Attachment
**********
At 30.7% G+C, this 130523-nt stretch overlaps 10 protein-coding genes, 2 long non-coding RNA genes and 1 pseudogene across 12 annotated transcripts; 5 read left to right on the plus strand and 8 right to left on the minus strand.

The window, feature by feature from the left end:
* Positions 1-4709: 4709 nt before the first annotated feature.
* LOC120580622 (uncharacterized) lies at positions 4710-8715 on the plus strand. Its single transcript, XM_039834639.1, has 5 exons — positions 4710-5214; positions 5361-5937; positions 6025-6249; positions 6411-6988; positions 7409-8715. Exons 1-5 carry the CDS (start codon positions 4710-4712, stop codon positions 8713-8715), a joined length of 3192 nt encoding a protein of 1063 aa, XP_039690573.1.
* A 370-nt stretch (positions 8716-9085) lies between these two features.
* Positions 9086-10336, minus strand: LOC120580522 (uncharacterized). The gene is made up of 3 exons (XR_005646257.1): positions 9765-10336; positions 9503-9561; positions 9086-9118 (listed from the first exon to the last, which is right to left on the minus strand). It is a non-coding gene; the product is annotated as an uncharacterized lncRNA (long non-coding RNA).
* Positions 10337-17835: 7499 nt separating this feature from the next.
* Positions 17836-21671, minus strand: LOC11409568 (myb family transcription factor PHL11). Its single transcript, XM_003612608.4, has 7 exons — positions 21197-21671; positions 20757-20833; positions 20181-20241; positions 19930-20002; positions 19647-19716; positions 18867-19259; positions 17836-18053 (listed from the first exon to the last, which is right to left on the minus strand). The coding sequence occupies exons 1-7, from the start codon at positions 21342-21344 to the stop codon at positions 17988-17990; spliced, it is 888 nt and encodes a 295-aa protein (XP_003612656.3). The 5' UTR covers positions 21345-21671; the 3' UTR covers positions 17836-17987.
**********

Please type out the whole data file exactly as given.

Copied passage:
At 30.7% G+C, this 130523-nt stretch overlaps 10 protein-coding genes, 2 long non-coding RNA genes and 1 pseudogene across 12 annotated transcripts; 5 read left to right on the plus strand and 8 right to left on the minus strand.

The window, feature by feature from the left end:
* Positions 1-4709: 4709 nt before the first annotated feature.
* LOC120580622 (uncharacterized) lies at positions 4710-8715 on the plus strand. Its single transcript, XM_039834639.1, has 5 exons — positions 4710-5214; positions 5361-5937; positions 6025-6249; positions 6411-6988; positions 7409-8715. Exons 1-5 carry the CDS (start codon positions 4710-4712, stop codon positions 8713-8715), a joined length of 3192 nt encoding a protein of 1063 aa, XP_039690573.1.
* A 370-nt stretch (positions 8716-9085) lies between these two features.
* Positions 9086-10336, minus strand: LOC120580522 (uncharacterized). The gene is made up of 3 exons (XR_005646257.1): positions 9765-10336; positions 9503-9561; positions 9086-9118 (listed from the first exon to the last, which is right to left on the minus strand). It is a non-coding gene; the product is annotated as an uncharacterized lncRNA (long non-coding RNA).
* Positions 10337-17835: 7499 nt separating this feature from the next.
* Positions 17836-21671, minus strand: LOC11409568 (myb family transcription factor PHL11). Its single transcript, XM_003612608.4, has 7 exons — positions 21197-21671; positions 20757-20833; positions 20181-20241; positions 19930-20002; positions 19647-19716; positions 18867-19259; positions 17836-18053 (listed from the first exon to the last, which is right to left on the minus strand). The coding sequence occupies exons 1-7, from the start codon at positions 21342-21344 to the stop codon at positions 17988-17990; spliced, it is 888 nt and encodes a 295-aa protein (XP_003612656.3). The 5' UTR covers positions 21345-21671; the 3' UTR covers positions 17836-17987.